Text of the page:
The synthetic control method, introduced in Abadie and Gardeazabal (2003), has emerged as a popular empirical methodology for estimating a causal effects with observational data, when the “gold standard” of a randomized control trial is not feasible. In a recent survey on causal inference and program evaluation methods in economics, Athey and Imbens (2015) describe the synthetic control method as “arguably the most important innovation in the evaluation literature in the last fifteen years”. While many of the most prominent application of the method, as well as its genesis, were initially circumscribed to the policy evaluation literature, synthetic controls have found their way more broadly to social sciences, biological sciences, engineering and even sports.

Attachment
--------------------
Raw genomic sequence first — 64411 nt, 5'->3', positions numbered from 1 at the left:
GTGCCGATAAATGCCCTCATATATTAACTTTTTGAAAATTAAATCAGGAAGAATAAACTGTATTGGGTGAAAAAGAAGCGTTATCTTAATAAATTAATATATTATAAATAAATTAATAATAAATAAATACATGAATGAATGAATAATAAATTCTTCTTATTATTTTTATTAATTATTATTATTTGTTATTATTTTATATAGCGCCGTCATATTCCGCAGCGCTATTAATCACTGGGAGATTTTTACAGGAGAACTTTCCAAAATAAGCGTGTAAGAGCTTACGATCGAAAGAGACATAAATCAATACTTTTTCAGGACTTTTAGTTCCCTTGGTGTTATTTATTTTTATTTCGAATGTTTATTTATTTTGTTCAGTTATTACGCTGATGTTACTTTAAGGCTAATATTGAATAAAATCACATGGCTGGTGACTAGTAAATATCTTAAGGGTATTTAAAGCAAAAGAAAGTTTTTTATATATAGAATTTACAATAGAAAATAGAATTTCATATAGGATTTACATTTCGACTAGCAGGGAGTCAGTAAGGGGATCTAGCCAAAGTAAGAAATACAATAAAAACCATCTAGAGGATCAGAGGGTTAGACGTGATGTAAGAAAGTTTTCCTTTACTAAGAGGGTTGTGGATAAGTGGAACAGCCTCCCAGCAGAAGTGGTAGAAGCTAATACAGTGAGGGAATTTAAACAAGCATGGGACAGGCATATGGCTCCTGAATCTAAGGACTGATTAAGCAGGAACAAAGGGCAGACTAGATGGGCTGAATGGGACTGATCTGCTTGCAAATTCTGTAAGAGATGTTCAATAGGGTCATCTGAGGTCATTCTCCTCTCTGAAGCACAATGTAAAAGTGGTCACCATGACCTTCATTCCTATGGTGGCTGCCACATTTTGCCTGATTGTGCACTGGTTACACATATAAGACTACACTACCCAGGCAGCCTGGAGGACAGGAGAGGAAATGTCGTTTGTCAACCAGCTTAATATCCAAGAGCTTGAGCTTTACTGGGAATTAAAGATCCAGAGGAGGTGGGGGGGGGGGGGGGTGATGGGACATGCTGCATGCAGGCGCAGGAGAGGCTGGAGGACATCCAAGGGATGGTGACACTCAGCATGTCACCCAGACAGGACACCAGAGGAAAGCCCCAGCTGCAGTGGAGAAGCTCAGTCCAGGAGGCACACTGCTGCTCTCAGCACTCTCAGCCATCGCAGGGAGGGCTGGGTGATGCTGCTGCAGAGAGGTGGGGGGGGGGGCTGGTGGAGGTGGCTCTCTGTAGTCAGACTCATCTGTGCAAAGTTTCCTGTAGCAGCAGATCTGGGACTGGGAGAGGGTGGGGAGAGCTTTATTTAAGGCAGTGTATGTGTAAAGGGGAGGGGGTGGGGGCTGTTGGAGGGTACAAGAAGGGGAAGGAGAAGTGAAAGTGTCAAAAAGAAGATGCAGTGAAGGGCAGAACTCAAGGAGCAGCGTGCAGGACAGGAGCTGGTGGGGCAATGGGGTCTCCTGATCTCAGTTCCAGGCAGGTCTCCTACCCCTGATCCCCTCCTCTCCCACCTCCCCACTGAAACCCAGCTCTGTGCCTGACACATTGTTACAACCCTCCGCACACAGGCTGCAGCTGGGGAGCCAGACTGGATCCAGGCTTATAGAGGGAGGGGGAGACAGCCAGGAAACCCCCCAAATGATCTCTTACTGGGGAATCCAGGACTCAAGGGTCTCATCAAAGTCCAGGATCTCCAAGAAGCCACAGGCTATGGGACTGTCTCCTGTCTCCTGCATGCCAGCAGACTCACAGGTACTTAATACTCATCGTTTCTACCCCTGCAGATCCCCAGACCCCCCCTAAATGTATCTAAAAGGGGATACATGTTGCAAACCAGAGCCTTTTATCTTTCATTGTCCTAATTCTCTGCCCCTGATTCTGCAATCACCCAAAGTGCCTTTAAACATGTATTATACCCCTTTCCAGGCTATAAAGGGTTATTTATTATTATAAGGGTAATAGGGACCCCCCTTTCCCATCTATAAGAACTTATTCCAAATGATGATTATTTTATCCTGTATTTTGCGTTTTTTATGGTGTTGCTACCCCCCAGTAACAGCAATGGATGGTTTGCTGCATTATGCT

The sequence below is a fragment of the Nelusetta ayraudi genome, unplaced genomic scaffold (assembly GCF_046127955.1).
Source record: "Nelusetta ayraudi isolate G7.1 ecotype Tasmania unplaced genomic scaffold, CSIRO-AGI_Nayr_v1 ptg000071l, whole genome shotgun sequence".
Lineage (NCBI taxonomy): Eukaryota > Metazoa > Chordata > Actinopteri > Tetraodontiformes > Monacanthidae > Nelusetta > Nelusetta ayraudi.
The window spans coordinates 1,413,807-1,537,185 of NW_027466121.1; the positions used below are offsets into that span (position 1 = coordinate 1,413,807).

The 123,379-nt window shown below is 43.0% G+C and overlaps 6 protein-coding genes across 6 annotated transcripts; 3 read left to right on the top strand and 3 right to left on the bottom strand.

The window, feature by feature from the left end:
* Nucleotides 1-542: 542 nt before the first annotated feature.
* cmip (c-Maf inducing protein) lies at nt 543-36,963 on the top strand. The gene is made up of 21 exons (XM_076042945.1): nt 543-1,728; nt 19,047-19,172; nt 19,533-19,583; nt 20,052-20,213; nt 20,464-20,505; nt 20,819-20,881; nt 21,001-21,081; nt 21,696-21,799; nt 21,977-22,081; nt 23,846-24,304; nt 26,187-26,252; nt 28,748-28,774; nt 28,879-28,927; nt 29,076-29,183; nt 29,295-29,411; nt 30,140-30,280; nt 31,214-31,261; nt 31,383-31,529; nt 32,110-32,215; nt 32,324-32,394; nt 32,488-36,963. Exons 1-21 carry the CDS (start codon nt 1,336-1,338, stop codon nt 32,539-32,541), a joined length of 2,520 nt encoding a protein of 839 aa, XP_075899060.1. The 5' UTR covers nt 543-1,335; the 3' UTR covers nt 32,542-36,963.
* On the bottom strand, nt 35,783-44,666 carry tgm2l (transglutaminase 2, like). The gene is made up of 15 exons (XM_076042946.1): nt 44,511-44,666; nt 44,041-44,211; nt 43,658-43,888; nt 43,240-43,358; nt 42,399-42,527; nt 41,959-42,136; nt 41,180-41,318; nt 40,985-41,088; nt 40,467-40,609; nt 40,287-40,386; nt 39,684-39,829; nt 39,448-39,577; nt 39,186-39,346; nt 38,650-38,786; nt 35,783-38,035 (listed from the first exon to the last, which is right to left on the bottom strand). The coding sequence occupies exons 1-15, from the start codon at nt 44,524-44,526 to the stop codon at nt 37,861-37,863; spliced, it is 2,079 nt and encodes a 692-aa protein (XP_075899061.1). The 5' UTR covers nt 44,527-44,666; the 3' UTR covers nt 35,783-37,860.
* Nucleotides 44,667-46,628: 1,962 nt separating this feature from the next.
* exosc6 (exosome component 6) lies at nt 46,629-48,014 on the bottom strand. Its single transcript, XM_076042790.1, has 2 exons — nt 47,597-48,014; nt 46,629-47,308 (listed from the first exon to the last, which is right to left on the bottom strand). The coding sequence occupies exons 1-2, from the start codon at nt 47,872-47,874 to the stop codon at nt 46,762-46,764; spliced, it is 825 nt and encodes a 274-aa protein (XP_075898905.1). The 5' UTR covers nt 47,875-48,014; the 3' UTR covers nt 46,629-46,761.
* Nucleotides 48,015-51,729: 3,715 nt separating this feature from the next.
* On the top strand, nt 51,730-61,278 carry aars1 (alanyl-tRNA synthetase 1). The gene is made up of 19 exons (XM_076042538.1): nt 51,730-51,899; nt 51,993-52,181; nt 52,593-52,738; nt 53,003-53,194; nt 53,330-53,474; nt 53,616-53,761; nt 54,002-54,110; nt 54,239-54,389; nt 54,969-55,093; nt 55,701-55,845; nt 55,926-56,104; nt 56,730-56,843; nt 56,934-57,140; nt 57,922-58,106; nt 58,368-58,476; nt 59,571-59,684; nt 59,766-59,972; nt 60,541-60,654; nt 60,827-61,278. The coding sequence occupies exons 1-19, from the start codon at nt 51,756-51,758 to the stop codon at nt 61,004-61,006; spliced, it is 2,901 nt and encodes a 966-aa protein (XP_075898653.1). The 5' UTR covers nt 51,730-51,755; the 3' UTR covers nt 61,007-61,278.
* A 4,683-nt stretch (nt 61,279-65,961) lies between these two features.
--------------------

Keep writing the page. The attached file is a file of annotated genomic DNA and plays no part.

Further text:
In this talk, we will touch upon the literature on methodical aspects, mathematical foundations and empirical case studies of synthetic controls. We will provide guidance for empirical practice, with special emphasis on feasibility and data requirements, and characterize the practical settings where synthetic controls may be useful and those where they may fail. We will describe empirical case-studies from policy evaluation, retail, and sports. We will utilize connections of synthetic controls to matrix and tensor estimation, high-dimensional regression, and time series analysis.

Based on a joint works with A Agarwal, M Amjad, D Shen (all at MIT), R Cosson (Ecole Polytechnique) and V Misra (Columbia).